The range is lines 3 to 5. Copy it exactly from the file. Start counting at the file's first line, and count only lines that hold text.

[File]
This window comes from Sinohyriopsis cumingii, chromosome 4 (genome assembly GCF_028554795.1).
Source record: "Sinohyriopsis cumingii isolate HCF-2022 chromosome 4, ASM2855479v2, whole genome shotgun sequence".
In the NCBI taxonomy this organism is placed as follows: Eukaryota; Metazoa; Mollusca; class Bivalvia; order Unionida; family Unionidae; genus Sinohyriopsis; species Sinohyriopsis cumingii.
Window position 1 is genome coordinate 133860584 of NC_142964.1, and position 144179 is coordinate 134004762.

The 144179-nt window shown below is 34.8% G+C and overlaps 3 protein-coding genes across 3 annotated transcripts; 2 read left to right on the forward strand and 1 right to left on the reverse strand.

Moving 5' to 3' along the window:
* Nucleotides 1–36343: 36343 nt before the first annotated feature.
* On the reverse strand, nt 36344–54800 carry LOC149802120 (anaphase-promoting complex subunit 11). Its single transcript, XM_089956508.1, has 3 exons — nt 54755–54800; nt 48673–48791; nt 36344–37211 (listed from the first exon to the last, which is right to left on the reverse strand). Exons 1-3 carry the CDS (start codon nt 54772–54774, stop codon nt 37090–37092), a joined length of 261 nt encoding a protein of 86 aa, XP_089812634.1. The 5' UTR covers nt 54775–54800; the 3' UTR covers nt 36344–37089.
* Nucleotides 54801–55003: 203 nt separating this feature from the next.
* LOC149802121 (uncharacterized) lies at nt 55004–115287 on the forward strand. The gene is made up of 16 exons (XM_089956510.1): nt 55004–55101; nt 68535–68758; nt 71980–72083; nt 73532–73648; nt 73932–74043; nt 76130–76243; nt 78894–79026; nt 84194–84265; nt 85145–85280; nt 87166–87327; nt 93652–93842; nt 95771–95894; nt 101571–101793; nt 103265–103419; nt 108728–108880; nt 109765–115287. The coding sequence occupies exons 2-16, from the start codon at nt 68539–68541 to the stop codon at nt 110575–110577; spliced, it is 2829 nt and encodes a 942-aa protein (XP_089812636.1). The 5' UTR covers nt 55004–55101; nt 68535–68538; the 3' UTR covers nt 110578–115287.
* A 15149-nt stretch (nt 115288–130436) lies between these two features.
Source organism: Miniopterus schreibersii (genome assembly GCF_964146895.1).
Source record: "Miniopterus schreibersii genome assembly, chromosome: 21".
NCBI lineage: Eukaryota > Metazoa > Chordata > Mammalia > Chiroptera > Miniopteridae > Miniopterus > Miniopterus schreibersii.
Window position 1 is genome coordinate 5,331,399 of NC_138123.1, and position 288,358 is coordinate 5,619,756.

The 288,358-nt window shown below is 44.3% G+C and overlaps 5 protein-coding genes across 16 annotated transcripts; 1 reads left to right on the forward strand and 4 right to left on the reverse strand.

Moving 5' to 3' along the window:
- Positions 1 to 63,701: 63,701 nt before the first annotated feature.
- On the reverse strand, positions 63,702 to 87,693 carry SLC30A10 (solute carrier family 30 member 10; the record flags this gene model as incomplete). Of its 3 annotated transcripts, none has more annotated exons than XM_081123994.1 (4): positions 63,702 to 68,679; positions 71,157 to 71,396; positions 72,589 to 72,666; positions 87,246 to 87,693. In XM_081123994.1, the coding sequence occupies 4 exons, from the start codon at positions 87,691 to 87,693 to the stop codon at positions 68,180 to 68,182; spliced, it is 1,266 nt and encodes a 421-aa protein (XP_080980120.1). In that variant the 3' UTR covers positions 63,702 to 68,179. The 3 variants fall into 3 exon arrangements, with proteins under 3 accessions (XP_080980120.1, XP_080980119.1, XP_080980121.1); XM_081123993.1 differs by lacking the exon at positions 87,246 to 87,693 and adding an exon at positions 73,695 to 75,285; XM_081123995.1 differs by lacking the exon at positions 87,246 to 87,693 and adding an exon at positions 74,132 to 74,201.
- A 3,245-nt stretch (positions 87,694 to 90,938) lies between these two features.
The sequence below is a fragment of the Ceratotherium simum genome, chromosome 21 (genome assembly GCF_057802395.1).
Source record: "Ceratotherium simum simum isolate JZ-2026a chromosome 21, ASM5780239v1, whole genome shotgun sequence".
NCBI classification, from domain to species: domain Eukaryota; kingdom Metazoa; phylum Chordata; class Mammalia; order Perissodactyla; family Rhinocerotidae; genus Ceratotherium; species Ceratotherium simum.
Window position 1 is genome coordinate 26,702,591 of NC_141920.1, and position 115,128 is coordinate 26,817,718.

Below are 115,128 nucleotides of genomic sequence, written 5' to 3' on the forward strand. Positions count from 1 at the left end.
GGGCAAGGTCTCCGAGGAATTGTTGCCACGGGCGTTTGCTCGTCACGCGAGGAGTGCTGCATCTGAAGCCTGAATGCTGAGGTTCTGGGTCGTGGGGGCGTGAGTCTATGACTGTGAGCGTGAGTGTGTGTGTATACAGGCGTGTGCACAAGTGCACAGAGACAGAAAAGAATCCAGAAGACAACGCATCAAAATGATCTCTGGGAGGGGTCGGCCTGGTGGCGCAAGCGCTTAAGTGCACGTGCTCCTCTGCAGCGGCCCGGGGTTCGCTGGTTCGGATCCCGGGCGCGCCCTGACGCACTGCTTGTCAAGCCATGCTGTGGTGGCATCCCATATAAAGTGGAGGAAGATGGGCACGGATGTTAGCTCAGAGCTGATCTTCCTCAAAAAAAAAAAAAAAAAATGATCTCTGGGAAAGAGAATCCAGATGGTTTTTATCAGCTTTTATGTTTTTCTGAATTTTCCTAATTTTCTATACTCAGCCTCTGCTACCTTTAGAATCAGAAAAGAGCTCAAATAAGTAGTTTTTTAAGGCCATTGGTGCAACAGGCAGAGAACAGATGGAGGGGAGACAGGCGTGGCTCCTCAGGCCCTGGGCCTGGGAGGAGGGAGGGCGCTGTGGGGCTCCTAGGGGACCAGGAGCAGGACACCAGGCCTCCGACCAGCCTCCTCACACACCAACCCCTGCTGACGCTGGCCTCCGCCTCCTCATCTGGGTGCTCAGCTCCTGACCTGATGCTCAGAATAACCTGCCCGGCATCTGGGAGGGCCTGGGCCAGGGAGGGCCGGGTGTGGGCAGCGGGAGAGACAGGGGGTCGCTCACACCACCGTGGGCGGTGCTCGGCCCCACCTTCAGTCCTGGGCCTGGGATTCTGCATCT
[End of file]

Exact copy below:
In the NCBI taxonomy this organism is placed as follows: Eukaryota; Metazoa; Mollusca; class Bivalvia; order Unionida; family Unionidae; genus Sinohyriopsis; species Sinohyriopsis cumingii.
Window position 1 is genome coordinate 133860584 of NC_142964.1, and position 144179 is coordinate 134004762.

The 144179-nt window shown below is 34.8% G+C and overlaps 3 protein-coding genes across 3 annotated transcripts; 2 read left to right on the forward strand and 1 right to left on the reverse strand.